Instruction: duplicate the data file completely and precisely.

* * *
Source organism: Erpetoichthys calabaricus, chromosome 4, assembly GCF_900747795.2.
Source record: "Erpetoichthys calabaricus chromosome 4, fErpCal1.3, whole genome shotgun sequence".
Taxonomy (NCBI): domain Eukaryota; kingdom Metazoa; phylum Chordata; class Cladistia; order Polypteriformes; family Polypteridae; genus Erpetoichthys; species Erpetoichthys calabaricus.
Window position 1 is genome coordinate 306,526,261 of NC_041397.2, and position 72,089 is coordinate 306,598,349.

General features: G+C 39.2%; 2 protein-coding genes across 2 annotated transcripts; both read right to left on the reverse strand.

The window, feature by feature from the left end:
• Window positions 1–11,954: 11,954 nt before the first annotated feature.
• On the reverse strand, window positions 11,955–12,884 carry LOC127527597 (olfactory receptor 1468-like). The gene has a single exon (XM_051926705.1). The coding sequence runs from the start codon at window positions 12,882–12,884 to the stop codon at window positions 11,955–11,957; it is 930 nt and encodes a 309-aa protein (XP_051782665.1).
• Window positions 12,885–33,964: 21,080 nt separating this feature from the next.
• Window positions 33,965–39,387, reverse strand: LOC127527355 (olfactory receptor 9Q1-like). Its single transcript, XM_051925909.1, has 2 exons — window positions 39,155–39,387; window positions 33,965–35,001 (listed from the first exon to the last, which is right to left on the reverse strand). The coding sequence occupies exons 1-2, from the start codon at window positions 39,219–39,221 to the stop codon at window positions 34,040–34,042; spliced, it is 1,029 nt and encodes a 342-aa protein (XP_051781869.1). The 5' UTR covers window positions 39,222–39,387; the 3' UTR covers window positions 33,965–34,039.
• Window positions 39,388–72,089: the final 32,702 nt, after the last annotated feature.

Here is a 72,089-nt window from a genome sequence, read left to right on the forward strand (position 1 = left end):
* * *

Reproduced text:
Source organism: Erpetoichthys calabaricus, chromosome 4, assembly GCF_900747795.2.
Source record: "Erpetoichthys calabaricus chromosome 4, fErpCal1.3, whole genome shotgun sequence".
Taxonomy (NCBI): domain Eukaryota; kingdom Metazoa; phylum Chordata; class Cladistia; order Polypteriformes; family Polypteridae; genus Erpetoichthys; species Erpetoichthys calabaricus.
Window position 1 is genome coordinate 306,526,261 of NC_041397.2, and position 72,089 is coordinate 306,598,349.

General features: G+C 39.2%; 2 protein-coding genes across 2 annotated transcripts; both read right to left on the reverse strand.

The window, feature by feature from the left end:
• Window positions 1–11,954: 11,954 nt before the first annotated feature.
• On the reverse strand, window positions 11,955–12,884 carry LOC127527597 (olfactory receptor 1468-like). The gene has a single exon (XM_051926705.1). The coding sequence runs from the start codon at window positions 12,882–12,884 to the stop codon at window positions 11,955–11,957; it is 930 nt and encodes a 309-aa protein (XP_051782665.1).
• Window positions 12,885–33,964: 21,080 nt separating this feature from the next.
• Window positions 33,965–39,387, reverse strand: LOC127527355 (olfactory receptor 9Q1-like). Its single transcript, XM_051925909.1, has 2 exons — window positions 39,155–39,387; window positions 33,965–35,001 (listed from the first exon to the last, which is right to left on the reverse strand). The coding sequence occupies exons 1-2, from the start codon at window positions 39,219–39,221 to the stop codon at window positions 34,040–34,042; spliced, it is 1,029 nt and encodes a 342-aa protein (XP_051781869.1). The 5' UTR covers window positions 39,222–39,387; the 3' UTR covers window positions 33,965–34,039.
• Window positions 39,388–72,089: the final 32,702 nt, after the last annotated feature.

Here is a 72,089-nt window from a genome sequence, read left to right on the forward strand (position 1 = left end):